Knowledge is Power: Decades review

by on November 18, 2018
Reviewed On
Release Date

November 13, 2018


With the original Knowledge is Power having only been out a year, I was always dubious about what a sequel would look like. I couldn’t shake the feeling that it might seem a bit unnecessary and extravagant given the short space of time that had passed since the original. And sadly “unnecessary” is the perfect word to describe Knowledge is Power: Decades, which is a shame because actually with a few mates who fancy a laugh, you could have a decent time with the original title. The climactic pyramid finale was always a tense and fun affair, with victory changing hands many times before someone was finally crowned champion. It got nods of approval from friends and family who partook in its whimsical charm and simple gameplay.

Sadly, we fast-forward twelve months and the new Decades version brings with it a few minor tweaks, some welcome and some not, and nothing that truly justifies the cost of a new game or the hassle of downloading a brand new version of the app. So first let’s examine what has changed in a year. Well the most obvious can probably be deduced from the title, as the focus is now on decades of history, specifically just four decades, 80s, 90s, 00s and 10s. And while I’m aware of nothing really relevant happening before I was born in 1983 (the new BC, if you will), I’m sure many would prefer a few more decades to choose from, especially if that’s what you are pinning your new title on. At the start of each section of the quiz, each player votes on a chosen decade that the next 4 questions will be set in. After the first question, more specific categories are voted on. So if you voted 90s in the first round, and then TV in the second, you’ll get a question about 90s TV. Revolutionary.

The problem is that this actually creates a worse experience than in the original. By limiting questions to specific events or media of four decades, a whole swathe of history is removed from the potential pot of questions, and most general knowledge questions no longer have a place so they are removed as well, meaning it’s literally a nostalgia quiz. And that would be fine if these decades weren’t already included in the original, but they were. In it. you could pick a choice of decade if you preferred that to General Knowledge, meaning all Decades has achieved is a lesser, more confined experience than was  available previously.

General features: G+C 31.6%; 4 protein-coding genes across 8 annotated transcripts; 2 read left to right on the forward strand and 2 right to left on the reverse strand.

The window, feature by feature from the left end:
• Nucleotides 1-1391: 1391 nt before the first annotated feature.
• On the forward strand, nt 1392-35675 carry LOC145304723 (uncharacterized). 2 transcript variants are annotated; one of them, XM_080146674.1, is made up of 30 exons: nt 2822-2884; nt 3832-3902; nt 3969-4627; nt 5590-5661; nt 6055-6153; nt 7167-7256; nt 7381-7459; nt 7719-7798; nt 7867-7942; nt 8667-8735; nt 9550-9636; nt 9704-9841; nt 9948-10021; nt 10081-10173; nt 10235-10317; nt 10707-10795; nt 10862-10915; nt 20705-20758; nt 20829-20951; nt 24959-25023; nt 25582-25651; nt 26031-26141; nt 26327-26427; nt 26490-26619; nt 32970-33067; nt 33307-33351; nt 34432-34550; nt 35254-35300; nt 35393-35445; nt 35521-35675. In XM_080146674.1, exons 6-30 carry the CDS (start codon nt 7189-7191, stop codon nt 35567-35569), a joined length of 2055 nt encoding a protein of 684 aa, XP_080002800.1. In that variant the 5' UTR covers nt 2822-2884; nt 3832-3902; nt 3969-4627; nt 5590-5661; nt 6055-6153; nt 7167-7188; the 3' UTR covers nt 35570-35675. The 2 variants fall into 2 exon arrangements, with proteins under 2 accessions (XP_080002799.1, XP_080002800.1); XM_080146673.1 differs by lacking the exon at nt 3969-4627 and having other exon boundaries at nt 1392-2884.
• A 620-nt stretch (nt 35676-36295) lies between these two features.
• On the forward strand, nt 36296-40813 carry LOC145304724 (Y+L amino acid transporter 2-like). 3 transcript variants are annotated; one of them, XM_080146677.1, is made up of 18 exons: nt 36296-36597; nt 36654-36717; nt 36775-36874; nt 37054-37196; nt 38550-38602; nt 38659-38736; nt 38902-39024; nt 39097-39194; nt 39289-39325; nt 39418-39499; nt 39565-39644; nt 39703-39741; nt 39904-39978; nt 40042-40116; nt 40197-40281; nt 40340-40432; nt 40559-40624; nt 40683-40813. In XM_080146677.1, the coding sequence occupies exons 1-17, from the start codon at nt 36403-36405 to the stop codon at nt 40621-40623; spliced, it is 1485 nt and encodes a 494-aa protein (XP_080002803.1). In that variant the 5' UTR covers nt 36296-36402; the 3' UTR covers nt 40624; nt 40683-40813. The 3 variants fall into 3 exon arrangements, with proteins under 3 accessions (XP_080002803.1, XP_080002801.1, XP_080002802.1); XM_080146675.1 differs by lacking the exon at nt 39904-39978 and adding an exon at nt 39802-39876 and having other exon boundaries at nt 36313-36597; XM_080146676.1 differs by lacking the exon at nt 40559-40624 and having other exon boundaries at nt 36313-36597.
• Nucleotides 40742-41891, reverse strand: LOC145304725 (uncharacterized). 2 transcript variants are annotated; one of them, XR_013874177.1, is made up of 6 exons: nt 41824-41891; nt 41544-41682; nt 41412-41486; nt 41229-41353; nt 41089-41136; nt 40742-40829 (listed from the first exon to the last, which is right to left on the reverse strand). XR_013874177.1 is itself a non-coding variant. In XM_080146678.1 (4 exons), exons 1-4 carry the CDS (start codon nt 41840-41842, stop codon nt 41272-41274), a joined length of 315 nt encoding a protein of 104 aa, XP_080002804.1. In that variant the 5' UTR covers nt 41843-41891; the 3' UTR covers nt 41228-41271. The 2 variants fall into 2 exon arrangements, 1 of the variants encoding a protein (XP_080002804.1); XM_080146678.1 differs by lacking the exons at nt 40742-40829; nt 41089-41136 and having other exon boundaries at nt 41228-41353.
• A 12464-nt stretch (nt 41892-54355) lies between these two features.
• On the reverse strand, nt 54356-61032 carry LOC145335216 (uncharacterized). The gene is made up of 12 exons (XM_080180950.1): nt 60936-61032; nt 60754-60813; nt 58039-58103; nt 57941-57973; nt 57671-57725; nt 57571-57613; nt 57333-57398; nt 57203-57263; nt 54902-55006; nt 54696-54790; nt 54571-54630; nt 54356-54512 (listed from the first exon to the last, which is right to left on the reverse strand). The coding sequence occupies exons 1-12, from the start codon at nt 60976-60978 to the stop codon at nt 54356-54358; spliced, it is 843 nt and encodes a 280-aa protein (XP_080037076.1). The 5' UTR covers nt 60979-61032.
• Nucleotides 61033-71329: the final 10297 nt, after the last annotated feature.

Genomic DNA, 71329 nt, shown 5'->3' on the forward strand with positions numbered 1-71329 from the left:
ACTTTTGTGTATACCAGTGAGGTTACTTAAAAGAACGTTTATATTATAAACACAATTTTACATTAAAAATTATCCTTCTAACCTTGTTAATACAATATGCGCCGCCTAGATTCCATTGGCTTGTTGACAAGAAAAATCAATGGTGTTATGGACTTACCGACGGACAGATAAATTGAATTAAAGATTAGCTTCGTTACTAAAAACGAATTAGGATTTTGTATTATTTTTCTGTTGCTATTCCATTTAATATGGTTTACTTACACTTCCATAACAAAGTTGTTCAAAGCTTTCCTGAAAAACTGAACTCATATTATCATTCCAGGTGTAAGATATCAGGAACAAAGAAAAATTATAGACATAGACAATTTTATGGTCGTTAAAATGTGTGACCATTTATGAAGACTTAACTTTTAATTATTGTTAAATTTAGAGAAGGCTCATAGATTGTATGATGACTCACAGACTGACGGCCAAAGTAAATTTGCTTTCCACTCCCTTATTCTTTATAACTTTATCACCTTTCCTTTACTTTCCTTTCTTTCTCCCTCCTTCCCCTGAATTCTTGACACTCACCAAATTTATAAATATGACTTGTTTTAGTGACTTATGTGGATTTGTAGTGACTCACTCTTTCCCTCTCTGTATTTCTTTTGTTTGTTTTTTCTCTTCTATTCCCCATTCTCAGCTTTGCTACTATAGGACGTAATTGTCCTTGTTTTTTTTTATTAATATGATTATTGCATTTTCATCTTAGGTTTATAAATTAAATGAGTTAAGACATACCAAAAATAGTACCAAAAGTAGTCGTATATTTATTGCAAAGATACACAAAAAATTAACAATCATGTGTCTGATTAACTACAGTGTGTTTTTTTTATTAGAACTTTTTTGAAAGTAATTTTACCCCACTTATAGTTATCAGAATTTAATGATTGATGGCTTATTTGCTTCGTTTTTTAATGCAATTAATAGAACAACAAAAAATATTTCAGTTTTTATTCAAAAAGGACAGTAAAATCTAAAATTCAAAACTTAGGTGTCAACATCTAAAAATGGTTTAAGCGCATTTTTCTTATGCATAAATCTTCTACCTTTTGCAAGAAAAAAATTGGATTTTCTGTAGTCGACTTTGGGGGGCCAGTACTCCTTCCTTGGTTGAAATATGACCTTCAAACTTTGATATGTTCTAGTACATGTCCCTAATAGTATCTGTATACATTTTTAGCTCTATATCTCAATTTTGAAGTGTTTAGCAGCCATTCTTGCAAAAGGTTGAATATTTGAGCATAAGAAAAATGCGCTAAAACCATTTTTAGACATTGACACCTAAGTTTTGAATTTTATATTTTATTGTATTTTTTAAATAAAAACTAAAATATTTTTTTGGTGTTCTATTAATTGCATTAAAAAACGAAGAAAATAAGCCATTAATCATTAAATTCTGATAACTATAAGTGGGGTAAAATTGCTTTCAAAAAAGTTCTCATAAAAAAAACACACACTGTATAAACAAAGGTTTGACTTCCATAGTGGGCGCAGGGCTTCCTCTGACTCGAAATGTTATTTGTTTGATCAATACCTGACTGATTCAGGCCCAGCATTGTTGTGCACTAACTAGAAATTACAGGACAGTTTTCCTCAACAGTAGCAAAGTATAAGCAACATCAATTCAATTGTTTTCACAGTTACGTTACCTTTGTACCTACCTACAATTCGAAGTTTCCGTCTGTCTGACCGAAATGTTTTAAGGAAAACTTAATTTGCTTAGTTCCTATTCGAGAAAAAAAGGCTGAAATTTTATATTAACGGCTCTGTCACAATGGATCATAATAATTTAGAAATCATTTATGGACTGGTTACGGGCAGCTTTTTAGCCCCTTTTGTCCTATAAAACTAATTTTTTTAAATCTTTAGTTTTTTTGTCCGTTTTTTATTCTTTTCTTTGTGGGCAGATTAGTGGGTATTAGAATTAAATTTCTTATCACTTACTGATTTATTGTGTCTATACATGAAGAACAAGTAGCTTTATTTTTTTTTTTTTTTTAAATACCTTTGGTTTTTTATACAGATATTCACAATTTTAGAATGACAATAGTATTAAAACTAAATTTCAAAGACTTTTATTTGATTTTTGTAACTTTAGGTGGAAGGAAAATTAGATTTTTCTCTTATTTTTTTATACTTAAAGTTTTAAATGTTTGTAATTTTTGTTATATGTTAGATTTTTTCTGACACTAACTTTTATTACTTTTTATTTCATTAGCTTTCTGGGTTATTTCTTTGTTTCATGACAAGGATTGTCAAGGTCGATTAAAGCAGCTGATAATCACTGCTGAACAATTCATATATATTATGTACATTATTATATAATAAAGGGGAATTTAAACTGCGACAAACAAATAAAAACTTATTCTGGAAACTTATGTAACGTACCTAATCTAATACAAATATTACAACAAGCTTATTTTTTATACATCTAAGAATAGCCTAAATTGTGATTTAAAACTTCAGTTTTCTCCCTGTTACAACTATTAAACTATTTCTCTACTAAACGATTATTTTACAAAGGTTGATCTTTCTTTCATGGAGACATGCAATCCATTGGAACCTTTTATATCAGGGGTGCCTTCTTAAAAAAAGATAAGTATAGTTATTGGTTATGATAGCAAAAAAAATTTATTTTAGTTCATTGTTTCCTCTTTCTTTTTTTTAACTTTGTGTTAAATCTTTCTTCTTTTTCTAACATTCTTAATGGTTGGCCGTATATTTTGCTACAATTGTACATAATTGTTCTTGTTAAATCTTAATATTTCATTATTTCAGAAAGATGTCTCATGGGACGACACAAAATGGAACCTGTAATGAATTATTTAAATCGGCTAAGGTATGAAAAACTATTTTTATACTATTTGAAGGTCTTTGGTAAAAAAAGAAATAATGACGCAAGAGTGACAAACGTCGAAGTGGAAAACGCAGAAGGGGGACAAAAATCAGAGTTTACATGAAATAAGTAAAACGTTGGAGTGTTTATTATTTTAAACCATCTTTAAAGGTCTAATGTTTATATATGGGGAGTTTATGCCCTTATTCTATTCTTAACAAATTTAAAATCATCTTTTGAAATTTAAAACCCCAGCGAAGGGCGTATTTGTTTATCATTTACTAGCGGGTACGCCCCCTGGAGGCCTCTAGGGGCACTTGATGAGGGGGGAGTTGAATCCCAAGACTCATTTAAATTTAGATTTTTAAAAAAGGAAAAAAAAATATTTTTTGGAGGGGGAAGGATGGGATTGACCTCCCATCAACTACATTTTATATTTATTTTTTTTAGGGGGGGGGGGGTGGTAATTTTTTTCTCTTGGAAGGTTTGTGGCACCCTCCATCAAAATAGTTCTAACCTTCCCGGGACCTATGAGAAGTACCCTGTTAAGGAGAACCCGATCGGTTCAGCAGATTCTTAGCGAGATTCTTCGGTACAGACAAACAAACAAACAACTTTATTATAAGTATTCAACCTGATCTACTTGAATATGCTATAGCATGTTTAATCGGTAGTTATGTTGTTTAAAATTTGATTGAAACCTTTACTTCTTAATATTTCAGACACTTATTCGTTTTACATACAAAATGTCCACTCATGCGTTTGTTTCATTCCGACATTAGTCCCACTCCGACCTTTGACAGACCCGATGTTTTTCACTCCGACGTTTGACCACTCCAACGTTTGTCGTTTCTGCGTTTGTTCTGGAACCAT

Other additions are slightly more positive and include a few more Power Plays to use during questions, mainly to scupper your opponents, and these are all fine. New additions of zippers and bugs create new ways to slow your foes in to getting to their answer, and thus getting fewer points. There’s also a couple of new Challenge rounds, meaning slightly more variety as you play more quizzes, which again is a welcome change. There’s also an option to tailor your quiz experience to just questions or just challenges, if you feel like mixing it up a bit, which was also a nice touch. 8 new characters are available to choose from, but that limited roster feels as restrictive as it used to after a few rounds, and there are no more memorable characters than there were in the original.

The upshot of all this is that Knowledge is Power: Decades feels like an update to a game, or DLC, rather than a full purchase. Some of the positive additions are welcome and would have enhanced the original as a free update, but the main draw – the Decade focus – is what kills the appeal of an otherwise fun, if short-lived, experience. It does come recommended if you fall into the specific subset of people that fancy a fun quiz night in, can find the game cheap, and didn’t buy the original or download it free on PS Plus. However if you can’t tick all those boxes, then I would personally give this one a miss.


Retains the charm of the original
Customisable options are a nice touch


Very little has changed in a year
Decade focus significantly reduces question variety

Editor Rating
Our Score


In Short

Knowledge is Power: Decades is how not to do a sequel. The premise is still fun, but should only be purchased if you can't get access to the original.